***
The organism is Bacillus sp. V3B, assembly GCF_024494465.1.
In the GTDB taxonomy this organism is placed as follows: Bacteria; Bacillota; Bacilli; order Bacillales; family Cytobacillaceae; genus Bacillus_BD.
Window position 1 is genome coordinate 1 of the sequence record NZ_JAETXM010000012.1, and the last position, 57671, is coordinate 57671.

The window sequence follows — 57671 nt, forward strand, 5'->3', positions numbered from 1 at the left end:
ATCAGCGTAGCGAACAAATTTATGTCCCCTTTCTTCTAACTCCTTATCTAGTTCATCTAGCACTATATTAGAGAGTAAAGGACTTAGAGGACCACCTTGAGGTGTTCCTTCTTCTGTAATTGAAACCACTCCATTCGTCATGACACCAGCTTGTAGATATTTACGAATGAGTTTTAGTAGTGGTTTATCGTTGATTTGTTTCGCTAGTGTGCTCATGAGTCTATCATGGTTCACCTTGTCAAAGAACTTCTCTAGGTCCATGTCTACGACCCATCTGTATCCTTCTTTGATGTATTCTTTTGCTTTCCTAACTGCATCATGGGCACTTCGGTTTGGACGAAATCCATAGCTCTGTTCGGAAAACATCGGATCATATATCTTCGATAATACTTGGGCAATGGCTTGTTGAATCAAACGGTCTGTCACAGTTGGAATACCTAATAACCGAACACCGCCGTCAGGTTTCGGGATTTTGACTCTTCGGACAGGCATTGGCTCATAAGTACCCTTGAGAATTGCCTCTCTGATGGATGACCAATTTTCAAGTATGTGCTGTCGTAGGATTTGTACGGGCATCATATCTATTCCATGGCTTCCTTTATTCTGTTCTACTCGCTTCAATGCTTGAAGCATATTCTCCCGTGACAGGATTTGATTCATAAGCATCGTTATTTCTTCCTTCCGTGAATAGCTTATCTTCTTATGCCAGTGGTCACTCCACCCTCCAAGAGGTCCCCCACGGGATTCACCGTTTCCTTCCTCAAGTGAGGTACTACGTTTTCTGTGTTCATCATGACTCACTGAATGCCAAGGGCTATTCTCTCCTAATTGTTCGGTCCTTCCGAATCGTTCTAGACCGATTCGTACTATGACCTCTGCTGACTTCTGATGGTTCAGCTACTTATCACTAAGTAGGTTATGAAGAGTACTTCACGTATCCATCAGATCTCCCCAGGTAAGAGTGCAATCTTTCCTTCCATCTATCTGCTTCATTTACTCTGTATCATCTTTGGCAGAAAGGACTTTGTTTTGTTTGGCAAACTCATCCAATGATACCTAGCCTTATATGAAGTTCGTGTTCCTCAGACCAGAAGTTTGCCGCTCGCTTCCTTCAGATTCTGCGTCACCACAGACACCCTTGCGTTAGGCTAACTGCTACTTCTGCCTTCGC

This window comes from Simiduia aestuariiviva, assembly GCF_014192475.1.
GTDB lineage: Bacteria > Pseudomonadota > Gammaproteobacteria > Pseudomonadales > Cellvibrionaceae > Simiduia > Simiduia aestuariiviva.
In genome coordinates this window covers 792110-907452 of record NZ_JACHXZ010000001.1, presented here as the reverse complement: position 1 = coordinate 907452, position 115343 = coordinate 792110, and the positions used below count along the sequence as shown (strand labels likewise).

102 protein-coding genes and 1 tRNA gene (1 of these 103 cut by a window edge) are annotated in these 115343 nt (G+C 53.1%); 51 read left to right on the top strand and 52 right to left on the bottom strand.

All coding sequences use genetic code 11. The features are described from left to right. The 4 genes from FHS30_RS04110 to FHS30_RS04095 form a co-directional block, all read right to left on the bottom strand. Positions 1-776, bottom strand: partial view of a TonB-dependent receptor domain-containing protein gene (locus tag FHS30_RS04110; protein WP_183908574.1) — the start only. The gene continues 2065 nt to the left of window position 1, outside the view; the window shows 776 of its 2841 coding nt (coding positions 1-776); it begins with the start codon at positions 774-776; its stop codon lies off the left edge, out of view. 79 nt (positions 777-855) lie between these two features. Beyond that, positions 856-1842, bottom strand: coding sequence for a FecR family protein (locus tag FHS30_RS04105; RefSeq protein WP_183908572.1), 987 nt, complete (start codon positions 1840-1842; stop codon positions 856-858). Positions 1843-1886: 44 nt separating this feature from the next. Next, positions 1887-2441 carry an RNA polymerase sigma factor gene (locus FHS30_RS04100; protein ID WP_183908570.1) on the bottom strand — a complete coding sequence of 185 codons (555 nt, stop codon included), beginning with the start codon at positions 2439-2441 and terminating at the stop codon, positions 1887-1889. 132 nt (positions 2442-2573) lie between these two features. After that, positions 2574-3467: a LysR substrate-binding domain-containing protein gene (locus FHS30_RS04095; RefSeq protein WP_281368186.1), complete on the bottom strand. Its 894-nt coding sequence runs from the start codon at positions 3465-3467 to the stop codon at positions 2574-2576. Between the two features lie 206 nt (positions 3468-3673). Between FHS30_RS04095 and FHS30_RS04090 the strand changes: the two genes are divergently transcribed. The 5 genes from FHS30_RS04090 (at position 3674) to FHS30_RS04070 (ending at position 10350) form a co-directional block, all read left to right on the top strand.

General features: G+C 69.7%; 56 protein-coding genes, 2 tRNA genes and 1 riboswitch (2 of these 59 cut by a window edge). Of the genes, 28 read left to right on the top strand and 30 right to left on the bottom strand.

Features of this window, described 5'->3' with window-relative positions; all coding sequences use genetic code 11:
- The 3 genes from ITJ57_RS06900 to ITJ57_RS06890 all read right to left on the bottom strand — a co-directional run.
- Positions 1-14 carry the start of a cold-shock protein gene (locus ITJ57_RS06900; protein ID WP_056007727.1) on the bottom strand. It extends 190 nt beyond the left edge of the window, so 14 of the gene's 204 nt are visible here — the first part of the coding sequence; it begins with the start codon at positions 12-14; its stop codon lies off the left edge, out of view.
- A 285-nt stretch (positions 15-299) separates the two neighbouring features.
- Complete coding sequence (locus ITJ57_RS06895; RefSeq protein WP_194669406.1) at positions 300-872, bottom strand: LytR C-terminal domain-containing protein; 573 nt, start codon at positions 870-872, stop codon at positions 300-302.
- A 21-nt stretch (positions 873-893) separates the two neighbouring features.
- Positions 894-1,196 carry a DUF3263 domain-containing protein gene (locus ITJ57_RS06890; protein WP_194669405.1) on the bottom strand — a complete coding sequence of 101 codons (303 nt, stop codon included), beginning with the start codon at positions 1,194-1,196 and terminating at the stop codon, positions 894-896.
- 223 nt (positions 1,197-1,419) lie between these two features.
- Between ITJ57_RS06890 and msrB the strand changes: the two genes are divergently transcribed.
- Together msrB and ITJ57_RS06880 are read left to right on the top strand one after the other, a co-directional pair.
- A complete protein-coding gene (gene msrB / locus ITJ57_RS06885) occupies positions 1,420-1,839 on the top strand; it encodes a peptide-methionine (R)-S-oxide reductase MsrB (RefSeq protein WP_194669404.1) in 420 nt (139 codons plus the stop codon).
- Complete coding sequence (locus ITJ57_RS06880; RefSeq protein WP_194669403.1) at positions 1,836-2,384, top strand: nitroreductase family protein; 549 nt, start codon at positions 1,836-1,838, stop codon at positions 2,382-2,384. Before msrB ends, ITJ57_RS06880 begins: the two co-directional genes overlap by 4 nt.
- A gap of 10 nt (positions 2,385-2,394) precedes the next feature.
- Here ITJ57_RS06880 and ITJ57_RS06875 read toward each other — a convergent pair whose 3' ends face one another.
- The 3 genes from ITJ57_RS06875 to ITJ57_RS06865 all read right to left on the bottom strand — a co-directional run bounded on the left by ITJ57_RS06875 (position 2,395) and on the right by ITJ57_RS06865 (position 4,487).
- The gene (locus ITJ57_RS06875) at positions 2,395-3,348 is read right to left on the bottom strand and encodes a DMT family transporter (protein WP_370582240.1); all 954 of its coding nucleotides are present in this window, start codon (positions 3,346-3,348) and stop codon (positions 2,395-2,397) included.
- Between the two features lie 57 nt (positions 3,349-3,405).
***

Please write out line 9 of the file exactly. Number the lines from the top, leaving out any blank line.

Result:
102 protein-coding genes and 1 tRNA gene (1 of these 103 cut by a window edge) are annotated in these 115343 nt (G+C 53.1%); 51 read left to right on the top strand and 52 right to left on the bottom strand.